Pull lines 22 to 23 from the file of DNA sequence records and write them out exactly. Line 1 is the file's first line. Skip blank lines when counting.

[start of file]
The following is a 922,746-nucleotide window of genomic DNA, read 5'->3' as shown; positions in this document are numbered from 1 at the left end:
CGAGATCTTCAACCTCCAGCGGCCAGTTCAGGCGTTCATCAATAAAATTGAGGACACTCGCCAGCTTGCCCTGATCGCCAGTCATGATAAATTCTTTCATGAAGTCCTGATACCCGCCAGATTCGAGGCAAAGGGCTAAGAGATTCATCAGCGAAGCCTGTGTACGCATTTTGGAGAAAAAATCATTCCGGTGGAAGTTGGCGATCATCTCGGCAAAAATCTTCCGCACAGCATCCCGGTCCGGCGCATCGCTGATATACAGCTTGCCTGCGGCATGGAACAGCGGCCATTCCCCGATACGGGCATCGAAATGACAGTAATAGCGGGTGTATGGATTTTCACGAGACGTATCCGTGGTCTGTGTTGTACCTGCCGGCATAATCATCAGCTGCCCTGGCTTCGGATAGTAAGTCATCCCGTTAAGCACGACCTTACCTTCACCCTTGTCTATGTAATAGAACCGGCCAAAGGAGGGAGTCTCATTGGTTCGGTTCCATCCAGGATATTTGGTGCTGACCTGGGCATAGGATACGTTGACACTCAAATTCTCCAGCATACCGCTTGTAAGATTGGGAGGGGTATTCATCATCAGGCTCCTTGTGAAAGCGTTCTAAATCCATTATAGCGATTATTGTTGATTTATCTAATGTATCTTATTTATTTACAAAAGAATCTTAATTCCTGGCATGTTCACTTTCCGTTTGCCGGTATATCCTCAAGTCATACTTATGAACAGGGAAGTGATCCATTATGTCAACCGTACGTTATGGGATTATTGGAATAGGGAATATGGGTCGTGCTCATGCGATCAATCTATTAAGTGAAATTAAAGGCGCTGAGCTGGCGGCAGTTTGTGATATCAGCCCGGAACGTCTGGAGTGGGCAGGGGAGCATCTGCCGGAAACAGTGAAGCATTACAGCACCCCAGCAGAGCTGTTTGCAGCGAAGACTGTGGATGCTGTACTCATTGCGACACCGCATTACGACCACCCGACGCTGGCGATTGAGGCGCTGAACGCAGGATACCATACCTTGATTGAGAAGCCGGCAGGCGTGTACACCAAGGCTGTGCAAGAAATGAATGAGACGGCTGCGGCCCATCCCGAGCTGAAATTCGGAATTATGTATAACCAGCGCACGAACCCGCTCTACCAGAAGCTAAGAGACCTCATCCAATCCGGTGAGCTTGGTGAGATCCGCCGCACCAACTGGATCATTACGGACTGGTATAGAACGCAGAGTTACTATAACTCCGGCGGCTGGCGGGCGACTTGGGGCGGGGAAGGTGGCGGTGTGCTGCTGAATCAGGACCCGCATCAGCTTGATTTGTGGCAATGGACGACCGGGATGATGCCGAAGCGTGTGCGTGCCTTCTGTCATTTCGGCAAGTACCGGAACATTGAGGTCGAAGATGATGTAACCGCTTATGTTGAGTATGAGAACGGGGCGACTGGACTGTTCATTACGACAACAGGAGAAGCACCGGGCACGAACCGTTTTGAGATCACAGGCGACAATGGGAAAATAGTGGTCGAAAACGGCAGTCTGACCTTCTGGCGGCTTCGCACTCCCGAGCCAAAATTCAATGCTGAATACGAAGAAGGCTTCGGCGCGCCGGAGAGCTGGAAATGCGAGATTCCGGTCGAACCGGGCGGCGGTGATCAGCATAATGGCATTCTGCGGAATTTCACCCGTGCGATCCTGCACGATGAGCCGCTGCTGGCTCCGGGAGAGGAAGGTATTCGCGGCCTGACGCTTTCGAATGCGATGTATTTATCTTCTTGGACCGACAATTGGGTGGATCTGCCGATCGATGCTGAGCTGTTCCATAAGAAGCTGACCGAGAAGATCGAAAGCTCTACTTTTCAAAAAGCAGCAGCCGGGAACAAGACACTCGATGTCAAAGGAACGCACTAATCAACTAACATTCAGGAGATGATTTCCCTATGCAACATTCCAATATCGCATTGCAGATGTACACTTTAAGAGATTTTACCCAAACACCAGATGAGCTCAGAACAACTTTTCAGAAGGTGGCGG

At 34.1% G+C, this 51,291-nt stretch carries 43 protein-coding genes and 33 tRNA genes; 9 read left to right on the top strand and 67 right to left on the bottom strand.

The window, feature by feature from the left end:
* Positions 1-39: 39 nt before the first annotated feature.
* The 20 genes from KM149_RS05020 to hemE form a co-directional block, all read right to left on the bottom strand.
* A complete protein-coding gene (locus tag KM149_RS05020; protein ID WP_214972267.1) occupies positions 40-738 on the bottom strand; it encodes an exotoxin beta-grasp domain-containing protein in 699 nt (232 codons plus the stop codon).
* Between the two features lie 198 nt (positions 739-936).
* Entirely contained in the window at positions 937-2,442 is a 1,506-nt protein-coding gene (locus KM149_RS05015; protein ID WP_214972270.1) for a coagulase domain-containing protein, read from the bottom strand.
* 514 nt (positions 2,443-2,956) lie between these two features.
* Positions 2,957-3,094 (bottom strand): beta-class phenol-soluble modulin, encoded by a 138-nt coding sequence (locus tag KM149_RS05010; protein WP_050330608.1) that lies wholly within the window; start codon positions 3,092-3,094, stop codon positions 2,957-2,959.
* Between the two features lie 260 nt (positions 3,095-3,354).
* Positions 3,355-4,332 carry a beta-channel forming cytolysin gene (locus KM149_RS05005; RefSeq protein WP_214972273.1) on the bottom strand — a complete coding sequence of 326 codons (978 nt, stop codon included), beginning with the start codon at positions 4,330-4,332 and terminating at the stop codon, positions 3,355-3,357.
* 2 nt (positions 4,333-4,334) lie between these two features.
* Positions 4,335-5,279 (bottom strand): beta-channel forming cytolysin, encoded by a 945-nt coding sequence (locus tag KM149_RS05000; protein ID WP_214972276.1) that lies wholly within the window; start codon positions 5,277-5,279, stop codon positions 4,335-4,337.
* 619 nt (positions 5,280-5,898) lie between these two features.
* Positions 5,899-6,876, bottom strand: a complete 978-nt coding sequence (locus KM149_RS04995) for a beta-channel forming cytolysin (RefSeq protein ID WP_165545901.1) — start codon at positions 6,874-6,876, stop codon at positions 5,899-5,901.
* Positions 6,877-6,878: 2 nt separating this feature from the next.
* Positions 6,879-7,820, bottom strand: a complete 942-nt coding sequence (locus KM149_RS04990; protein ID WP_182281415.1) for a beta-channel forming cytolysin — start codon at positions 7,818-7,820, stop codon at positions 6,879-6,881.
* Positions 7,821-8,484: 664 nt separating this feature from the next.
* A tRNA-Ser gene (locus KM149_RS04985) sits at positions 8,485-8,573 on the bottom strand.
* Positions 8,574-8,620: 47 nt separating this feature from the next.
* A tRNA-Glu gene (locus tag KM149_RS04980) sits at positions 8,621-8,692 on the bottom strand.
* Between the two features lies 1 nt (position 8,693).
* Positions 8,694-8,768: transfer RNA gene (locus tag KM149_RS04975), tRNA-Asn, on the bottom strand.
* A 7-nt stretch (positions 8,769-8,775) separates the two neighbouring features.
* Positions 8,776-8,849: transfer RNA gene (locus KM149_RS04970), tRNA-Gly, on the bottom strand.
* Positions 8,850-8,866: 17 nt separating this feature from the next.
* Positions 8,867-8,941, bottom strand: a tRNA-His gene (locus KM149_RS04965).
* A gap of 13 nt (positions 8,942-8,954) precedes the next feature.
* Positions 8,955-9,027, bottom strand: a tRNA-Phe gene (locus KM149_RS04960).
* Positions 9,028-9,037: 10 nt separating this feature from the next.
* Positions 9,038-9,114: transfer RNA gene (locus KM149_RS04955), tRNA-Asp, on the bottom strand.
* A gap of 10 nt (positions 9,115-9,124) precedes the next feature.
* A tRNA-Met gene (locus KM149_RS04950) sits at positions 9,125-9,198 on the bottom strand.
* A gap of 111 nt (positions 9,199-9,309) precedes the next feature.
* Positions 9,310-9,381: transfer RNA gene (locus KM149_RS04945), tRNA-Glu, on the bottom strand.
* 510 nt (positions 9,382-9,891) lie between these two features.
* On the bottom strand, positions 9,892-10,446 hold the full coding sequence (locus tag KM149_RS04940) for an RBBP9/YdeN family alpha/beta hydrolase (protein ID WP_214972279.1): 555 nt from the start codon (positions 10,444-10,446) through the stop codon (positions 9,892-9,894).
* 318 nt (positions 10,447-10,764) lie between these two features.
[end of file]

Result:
* Positions 8,574-8,620: 47 nt separating this feature from the next.
* A tRNA-Glu gene (locus tag KM149_RS04980) sits at positions 8,621-8,692 on the bottom strand.